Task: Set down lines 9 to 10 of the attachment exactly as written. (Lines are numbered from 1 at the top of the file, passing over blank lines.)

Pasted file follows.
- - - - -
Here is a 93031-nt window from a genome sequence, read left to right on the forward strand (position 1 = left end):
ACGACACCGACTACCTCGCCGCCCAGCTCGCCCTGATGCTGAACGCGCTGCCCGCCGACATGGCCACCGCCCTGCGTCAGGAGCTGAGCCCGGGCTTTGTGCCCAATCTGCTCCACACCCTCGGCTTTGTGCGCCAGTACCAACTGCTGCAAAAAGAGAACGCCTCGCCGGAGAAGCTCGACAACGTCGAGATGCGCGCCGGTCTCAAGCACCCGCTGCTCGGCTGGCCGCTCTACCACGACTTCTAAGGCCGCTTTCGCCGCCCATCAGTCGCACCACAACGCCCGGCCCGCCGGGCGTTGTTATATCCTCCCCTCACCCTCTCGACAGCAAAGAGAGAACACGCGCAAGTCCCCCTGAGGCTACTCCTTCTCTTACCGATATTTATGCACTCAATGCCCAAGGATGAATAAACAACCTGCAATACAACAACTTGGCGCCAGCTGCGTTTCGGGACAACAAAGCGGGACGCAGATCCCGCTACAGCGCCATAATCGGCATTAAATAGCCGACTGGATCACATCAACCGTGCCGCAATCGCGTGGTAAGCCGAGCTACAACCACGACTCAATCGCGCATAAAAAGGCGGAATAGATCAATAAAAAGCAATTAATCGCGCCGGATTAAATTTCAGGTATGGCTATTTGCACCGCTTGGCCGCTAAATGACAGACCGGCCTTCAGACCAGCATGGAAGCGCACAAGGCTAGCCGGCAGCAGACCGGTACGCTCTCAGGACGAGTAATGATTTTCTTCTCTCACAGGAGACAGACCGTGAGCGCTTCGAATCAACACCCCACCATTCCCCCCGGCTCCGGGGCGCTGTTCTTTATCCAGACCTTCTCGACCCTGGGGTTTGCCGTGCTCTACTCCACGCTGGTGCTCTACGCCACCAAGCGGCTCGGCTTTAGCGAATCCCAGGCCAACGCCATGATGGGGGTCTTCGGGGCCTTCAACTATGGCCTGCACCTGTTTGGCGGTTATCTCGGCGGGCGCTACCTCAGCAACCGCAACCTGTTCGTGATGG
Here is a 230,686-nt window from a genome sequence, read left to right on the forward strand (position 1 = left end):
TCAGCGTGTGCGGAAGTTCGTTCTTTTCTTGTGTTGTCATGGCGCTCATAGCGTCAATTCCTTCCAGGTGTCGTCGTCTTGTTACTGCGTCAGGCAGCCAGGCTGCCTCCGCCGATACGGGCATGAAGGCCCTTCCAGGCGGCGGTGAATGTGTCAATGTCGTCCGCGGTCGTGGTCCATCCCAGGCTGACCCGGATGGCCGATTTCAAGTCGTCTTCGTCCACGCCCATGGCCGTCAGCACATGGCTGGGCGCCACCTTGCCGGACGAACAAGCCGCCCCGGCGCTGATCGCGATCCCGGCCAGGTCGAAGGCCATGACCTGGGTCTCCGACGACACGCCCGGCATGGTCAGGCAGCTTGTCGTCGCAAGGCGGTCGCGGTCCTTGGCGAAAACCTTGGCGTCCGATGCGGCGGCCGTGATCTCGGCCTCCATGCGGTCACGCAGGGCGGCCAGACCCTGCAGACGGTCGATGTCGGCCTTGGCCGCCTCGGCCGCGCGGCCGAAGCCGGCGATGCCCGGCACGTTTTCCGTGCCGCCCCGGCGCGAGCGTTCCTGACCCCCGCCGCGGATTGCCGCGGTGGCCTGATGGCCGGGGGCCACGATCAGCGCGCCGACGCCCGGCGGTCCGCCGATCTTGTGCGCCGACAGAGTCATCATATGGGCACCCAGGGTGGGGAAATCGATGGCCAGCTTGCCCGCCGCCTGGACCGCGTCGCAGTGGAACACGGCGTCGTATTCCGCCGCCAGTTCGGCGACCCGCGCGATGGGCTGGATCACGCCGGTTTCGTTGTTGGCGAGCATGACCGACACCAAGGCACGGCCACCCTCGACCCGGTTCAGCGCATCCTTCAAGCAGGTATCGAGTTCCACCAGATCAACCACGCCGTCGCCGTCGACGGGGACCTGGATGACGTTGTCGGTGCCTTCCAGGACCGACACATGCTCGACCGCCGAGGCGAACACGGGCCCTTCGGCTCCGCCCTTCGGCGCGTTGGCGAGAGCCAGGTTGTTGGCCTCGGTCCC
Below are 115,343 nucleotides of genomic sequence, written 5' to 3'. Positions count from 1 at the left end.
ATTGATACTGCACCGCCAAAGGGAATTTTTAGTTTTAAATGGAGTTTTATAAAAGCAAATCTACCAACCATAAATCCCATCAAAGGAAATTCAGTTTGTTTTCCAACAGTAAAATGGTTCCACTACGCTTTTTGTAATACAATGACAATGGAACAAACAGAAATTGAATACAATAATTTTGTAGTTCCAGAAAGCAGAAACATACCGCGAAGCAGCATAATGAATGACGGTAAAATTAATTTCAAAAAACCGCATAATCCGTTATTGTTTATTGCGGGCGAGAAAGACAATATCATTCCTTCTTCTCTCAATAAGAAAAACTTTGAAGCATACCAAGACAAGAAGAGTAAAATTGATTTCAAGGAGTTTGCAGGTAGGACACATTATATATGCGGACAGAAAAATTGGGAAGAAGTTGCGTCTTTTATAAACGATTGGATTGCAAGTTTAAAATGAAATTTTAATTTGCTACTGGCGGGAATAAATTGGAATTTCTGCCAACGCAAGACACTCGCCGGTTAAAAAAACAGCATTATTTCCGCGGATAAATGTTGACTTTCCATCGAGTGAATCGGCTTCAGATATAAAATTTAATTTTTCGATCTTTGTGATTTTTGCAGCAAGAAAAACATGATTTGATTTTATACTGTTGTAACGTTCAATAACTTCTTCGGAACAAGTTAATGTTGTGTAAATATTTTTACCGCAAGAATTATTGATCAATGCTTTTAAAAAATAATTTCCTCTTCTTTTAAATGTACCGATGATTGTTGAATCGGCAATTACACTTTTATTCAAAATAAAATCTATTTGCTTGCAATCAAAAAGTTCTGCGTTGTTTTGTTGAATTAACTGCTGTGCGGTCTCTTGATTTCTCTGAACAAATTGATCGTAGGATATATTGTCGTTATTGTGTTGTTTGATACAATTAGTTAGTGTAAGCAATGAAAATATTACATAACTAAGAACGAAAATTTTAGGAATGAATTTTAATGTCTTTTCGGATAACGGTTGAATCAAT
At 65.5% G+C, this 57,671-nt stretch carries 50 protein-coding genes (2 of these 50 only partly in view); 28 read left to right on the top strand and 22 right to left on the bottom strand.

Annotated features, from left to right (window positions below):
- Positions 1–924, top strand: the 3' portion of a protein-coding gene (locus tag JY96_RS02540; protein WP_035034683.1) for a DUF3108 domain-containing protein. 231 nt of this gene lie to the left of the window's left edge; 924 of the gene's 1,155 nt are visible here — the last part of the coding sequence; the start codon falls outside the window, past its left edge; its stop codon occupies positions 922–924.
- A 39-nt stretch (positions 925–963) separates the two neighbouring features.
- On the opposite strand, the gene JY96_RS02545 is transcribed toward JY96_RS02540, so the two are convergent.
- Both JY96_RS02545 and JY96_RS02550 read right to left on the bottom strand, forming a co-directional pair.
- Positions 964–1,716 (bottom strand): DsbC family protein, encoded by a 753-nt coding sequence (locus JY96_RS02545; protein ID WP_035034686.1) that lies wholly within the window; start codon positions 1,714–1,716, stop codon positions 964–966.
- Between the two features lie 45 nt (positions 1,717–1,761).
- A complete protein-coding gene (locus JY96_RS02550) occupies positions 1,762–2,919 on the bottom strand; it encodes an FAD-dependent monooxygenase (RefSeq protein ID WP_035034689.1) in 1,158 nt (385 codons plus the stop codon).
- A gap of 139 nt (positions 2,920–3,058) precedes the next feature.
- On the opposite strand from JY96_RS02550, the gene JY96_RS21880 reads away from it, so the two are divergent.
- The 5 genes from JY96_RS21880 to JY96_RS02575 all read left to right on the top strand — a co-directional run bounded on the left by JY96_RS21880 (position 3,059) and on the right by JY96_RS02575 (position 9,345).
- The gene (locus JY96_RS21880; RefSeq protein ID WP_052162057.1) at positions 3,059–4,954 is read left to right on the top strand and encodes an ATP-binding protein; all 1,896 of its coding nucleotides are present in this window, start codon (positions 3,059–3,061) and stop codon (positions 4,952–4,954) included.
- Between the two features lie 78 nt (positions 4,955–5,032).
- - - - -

- Positions 1–924, top strand: the 3' portion of a protein-coding gene (locus tag JY96_RS02540; protein WP_035034683.1) for a DUF3108 domain-containing protein. 231 nt of this gene lie to the left of the window's left edge; 924 of the gene's 1,155 nt are visible here — the last part of the coding sequence; the start codon falls outside the window, past its left edge; its stop codon occupies positions 922–924.
- A 39-nt stretch (positions 925–963) separates the two neighbouring features.